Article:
37 Dog Commands in German

For most people, mastering German dog commands is absolutely not essential. But hey, it's necessary if you want to connect with your new furry friends, especially when abroad in German-speaking countries.

So, in this guide, we'll explore 37 essential German dog commands, providing you with the foundational vocabulary needed to effectively communicate and train your canine companion.

Whether you're a native German speaker or simply seeking to enhance your dog's training in a foreign language, these command German words will serve as a valuable resource.

Get ready to strengthen the bond with your pet and navigate everyday situations confidently by incorporating these German language commands into your canine training routine.

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Lingopie: Find Your Perfect German Dog Command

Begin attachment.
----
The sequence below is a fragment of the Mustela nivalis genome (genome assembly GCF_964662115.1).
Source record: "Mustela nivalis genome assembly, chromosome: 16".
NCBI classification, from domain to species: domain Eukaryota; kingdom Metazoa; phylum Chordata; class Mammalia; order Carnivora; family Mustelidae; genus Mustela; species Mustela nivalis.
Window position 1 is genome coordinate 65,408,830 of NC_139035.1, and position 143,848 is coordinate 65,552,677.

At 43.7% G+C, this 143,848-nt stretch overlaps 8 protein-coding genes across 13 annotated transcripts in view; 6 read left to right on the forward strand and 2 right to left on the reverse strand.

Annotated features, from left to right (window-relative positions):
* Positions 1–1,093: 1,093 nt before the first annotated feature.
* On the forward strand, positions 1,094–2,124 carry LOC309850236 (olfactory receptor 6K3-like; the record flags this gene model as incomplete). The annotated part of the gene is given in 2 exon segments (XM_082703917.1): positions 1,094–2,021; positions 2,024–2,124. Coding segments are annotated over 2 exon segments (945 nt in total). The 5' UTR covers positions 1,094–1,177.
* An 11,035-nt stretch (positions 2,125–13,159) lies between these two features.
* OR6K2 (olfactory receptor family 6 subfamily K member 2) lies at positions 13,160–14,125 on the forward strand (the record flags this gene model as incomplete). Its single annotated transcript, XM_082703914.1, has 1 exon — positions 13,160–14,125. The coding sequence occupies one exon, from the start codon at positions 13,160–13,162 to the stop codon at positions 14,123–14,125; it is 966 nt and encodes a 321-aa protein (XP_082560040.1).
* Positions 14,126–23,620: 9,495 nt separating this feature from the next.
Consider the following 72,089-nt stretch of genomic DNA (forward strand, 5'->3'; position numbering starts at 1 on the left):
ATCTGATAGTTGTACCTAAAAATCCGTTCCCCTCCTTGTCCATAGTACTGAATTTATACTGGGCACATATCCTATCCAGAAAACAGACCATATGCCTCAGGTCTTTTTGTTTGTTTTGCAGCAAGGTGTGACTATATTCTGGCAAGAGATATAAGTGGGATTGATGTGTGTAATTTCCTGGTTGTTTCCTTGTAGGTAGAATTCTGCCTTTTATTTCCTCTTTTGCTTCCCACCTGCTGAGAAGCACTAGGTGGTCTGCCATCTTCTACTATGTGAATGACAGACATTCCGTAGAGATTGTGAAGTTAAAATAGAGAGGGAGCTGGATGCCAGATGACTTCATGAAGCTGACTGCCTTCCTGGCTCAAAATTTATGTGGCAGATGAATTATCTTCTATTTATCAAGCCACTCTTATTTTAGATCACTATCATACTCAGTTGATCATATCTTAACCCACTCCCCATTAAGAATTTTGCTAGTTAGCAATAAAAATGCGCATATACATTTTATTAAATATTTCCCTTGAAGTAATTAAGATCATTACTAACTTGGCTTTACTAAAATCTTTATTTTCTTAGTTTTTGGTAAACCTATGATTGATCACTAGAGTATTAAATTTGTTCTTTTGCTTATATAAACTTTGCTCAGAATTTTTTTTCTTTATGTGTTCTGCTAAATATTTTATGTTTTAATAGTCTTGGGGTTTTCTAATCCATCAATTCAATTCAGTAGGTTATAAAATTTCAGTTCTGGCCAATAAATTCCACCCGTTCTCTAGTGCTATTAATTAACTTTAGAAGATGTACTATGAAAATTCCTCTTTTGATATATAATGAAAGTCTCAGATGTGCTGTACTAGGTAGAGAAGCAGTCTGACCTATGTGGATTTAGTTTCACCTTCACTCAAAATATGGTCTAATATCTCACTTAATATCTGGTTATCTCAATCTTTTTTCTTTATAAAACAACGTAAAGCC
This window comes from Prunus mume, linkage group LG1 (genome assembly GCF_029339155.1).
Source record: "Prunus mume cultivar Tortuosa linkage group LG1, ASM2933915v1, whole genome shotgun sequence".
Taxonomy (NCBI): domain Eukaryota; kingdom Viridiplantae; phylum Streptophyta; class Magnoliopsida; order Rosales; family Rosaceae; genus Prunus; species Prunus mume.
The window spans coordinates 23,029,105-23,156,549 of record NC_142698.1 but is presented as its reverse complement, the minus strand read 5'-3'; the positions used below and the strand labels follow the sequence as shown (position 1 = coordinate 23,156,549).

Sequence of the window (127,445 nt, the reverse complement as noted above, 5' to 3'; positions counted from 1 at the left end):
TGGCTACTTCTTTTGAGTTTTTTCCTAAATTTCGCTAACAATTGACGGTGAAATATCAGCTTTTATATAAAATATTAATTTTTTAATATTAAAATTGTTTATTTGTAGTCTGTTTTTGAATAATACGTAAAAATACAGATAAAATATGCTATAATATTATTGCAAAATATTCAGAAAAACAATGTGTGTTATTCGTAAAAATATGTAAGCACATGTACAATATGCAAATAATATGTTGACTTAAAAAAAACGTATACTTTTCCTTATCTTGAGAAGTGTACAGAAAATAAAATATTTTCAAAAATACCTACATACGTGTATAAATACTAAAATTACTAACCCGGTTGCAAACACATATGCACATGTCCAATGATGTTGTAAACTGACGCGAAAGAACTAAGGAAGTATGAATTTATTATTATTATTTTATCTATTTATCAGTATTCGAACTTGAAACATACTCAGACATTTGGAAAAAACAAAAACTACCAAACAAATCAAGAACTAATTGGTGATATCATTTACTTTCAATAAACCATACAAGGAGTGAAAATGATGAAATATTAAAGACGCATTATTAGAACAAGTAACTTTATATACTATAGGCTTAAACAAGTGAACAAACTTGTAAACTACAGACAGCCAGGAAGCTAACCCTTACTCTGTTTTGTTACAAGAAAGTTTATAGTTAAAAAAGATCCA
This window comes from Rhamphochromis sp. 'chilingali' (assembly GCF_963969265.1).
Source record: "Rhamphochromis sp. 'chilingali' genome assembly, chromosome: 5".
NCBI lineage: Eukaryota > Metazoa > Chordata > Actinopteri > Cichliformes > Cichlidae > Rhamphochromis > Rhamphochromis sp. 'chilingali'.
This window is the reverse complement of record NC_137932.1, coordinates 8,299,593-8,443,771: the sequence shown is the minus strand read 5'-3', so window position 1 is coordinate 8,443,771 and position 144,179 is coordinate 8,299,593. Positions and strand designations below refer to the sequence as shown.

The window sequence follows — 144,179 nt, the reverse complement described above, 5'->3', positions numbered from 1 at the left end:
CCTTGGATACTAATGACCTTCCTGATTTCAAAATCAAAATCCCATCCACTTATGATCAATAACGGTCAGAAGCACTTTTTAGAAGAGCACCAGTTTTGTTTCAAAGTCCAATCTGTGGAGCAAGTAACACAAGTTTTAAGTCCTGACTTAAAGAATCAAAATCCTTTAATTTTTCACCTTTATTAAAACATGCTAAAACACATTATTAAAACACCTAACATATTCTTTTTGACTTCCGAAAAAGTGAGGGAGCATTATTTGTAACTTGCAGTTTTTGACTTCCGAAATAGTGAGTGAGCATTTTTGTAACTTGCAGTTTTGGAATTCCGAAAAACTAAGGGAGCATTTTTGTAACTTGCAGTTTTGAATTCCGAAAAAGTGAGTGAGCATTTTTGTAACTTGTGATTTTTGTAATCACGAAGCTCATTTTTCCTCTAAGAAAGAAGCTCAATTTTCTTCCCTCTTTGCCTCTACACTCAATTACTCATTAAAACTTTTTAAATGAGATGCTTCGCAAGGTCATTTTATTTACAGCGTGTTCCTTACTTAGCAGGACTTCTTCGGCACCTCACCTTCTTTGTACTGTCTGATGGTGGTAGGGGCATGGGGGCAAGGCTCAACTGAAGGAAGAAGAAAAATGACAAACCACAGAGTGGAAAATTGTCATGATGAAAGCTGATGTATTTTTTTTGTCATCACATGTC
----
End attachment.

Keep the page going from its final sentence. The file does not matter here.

Before we get started, let us tell you about Lingopie.

Lingopie is an innovative language-learning platform that offers a unique approach to learning German through TV shows, movies, music videos, and podcasts.

With Lingopie, users can explore a vast library of entertaining and educational content for learners of all ages, making language acquisition a fun and immersive experience.

And for those looking to teach their furry friends German commands, Lingopie serves as an invaluable tool. No, we don't specialize in German dog commands, but we do provide a diverse range of content that includes command words, phrases, and cultural insights.

Moreover, Lingopie makes for an excellent gift, allowing users to share the joy of language learning with friends or family.

Whether you're seeking English commands translated into German or exploring words in different languages, Lingopie offers a comprehensive and engaging learning environment.

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Best Dog Commands In German

Right, let's get into it. Read on to find a comprehensive list of 37 essential German dog commands.

From basic obedience to fun tricks, mastering these commands will not only enhance your communication with your furry friend but also add a touch of linguistic flair to your daily interactions.

  1. Sitz [zɪts]: Sit
    Directs the dog to lower its hindquarters onto the ground, maintaining a seated position until given further instruction.